ARTICLE 19 welcomes outgoing US President Barack Obama’s decision to commute the sentence of whistleblower Chelsea Manning, and reiterates calls on the US government to further demonstrate its commitment to freedom of expression and information by pardoning whistleblower Edward Snowden
Manning’s conviction and sentencing in 2013 on charges related to the leak of classified information revealing serious human rights violations was not only contrary to international standards on the protection of whistleblowers, but set a worrying precedent on the protection of the right to freedom of expression and information in the US and globally.
“Chelsea Manning’s commutation is welcome news from a government that oversaw a crackdown on whistleblowers and journalistic sources. Manning’s conviction and sentence did not allow for the public interest in exposing government wrongdoing to be considered, and should therefore never have been imposed,” said Thomas Hughes, Executive Director of ARTICLE 19.
Chelsea Manning, previously known as Bradley Manning at the time of the leaks, was convicted in 2013 on charges including espionage for the leak of classified documents exposing human rights violations by the US government, in particular during the wars in Iraq and Afghanistan. Manning has suffered from mental health problems during her imprisonment, and has been subjected to prolonged solitary confinement. ARTICLE 19 has long advocated for an end to this unjust sentence and the need to provide adequate protection to whistleblowers who disclose information in the public interest.
Edward Snowden leaked classified information in 2013 exposing the US government’s mass surveillance programme, which amounted to a disturbing breach of the rights to freedom of expression and privacy. He has fled the US, but is certain to face similar prosecution should he return.
“Chelsea Manning’s commutation is one step on the road to the protection of whistleblowers and the public’s right to information. However, to truly show its commitment to this essential right, the US must now act for the protection of Edward Snowden. Crucially, the US government must seek to implement protections for whistleblowers, who play an essential role in democratic, open societies, and prioritise investigating exposed human rights violations above criminalising the messenger,” said Hughes.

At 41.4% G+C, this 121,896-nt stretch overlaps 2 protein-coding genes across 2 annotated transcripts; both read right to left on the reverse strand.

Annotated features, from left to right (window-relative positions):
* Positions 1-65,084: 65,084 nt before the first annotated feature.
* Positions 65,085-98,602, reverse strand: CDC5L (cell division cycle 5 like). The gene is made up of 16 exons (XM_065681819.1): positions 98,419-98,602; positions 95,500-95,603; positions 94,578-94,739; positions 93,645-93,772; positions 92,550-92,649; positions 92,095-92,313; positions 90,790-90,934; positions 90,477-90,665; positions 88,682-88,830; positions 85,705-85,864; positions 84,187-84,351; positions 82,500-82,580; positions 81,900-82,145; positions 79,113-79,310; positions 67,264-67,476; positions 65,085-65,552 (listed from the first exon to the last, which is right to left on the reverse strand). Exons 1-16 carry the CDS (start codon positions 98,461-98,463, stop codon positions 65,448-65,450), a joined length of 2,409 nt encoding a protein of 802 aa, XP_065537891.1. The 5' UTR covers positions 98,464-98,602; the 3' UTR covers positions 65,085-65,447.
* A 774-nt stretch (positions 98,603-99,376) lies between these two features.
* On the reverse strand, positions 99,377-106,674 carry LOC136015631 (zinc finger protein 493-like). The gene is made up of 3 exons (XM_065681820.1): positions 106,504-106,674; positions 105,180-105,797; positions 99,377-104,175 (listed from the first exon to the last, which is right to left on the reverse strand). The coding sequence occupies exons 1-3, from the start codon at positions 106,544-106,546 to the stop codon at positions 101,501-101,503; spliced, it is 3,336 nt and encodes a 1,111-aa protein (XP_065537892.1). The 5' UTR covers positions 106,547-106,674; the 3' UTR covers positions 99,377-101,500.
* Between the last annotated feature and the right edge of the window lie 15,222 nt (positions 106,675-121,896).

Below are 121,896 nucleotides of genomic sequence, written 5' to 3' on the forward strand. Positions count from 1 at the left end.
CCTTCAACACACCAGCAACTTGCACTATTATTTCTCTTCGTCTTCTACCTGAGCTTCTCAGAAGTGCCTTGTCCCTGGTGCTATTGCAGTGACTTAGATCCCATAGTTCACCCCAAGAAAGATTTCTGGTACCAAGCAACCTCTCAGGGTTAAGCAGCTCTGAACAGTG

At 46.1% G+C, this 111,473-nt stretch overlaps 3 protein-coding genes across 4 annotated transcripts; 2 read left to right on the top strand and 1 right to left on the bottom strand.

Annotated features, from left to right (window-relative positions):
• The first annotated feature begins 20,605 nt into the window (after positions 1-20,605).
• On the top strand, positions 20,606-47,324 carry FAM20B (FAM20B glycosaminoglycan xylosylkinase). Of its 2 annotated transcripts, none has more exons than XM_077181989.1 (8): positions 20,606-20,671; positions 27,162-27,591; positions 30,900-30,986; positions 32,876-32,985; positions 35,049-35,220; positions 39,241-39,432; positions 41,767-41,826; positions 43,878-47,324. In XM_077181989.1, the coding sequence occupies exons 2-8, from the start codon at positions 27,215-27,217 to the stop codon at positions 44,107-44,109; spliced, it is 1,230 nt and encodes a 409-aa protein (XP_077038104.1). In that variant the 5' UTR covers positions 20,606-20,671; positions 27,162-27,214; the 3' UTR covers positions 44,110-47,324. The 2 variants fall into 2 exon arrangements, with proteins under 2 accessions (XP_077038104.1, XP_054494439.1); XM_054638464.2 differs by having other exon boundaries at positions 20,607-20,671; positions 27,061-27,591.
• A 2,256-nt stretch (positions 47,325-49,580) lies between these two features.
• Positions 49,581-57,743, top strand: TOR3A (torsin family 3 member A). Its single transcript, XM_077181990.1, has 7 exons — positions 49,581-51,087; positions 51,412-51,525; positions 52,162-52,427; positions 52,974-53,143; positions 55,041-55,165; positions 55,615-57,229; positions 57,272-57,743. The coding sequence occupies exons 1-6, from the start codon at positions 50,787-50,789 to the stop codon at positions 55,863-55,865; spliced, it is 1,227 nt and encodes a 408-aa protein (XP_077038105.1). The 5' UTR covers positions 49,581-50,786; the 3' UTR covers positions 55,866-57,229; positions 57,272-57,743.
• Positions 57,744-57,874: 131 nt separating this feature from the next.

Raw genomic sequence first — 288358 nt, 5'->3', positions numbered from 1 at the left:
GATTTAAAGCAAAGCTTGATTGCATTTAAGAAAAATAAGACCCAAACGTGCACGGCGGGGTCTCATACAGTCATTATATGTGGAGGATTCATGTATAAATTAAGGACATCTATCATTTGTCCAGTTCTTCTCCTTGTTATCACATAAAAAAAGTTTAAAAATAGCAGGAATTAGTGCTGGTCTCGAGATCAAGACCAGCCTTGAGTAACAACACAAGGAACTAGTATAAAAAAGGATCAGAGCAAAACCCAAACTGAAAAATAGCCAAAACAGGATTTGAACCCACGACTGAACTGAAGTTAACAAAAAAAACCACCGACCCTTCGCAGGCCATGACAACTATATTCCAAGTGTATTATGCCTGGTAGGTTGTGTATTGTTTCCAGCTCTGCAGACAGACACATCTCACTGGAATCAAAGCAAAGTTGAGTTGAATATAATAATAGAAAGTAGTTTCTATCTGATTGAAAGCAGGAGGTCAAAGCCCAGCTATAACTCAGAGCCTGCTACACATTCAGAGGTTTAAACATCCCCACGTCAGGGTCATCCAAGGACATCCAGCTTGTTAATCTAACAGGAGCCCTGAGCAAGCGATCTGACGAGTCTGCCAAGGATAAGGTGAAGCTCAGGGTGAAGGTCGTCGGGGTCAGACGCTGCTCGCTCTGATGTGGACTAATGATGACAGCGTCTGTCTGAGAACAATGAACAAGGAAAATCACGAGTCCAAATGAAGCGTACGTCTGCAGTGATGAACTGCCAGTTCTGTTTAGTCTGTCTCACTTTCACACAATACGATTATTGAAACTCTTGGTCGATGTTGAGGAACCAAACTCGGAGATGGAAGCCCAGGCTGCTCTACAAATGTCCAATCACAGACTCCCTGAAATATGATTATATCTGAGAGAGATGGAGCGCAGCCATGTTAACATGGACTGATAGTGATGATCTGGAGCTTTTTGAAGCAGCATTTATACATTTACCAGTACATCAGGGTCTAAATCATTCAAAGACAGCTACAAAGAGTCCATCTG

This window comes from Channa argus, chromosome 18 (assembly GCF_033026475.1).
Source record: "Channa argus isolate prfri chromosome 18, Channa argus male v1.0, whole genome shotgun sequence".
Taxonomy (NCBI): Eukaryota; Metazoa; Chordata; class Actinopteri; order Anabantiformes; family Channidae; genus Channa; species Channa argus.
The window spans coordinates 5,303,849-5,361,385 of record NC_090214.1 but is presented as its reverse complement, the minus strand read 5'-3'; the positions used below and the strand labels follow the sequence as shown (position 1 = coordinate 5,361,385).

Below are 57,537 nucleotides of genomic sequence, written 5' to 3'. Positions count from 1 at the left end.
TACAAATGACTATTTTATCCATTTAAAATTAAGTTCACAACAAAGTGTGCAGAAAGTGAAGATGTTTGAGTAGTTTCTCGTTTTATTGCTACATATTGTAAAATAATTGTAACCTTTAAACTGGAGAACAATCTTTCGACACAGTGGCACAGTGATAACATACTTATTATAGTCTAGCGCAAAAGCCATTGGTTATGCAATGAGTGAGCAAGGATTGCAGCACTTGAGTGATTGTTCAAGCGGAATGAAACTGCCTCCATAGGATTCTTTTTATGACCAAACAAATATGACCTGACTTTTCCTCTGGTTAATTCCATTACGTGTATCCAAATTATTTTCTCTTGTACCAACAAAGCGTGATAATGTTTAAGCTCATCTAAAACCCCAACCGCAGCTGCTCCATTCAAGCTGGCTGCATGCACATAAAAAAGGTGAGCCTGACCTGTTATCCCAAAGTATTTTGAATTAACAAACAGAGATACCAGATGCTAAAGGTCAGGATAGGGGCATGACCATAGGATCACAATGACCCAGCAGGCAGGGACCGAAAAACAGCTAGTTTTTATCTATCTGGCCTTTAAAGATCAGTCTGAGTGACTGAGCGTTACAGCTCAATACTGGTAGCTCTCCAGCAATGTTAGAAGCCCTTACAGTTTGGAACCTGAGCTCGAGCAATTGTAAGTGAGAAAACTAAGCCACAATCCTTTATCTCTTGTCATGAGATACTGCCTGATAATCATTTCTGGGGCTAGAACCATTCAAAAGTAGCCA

International human rights law sets out states’ obligations to protect freedom of expression and information under Article 19 of the Universal Declaration of Human Rights and the International Covenant on Civil and Political Rights, to which the US is party. Freedom of information is essential to the protection of human rights, transparent government and democratic accountability. While states are able to withhold information for valid national security reasons, restrictions on the right to information on this basis must be proportionate. National security cannot be used as a justification for preventing disclosures of illegalities or wrongdoing by governments, no matter how embarrassing.
In addition to this, international standards stipulate that whistleblowers who reveal serious wrongdoings in the public interest should benefit from full legal protection, as long as they have acted in good faith and with the reasonable belief that the information they have disclosed is substantially true and is evidence of wrongdoing. This protection should be granted even when the disclosure might be in breach of the law or a condition of employment. ARTICLE 19 has previously called for the improved protection of whistleblowers in the US under these standards, and in accordance with the recommendations set out in the UN Special Rapporteur on freedom of expression’s 2015 report on the issue.
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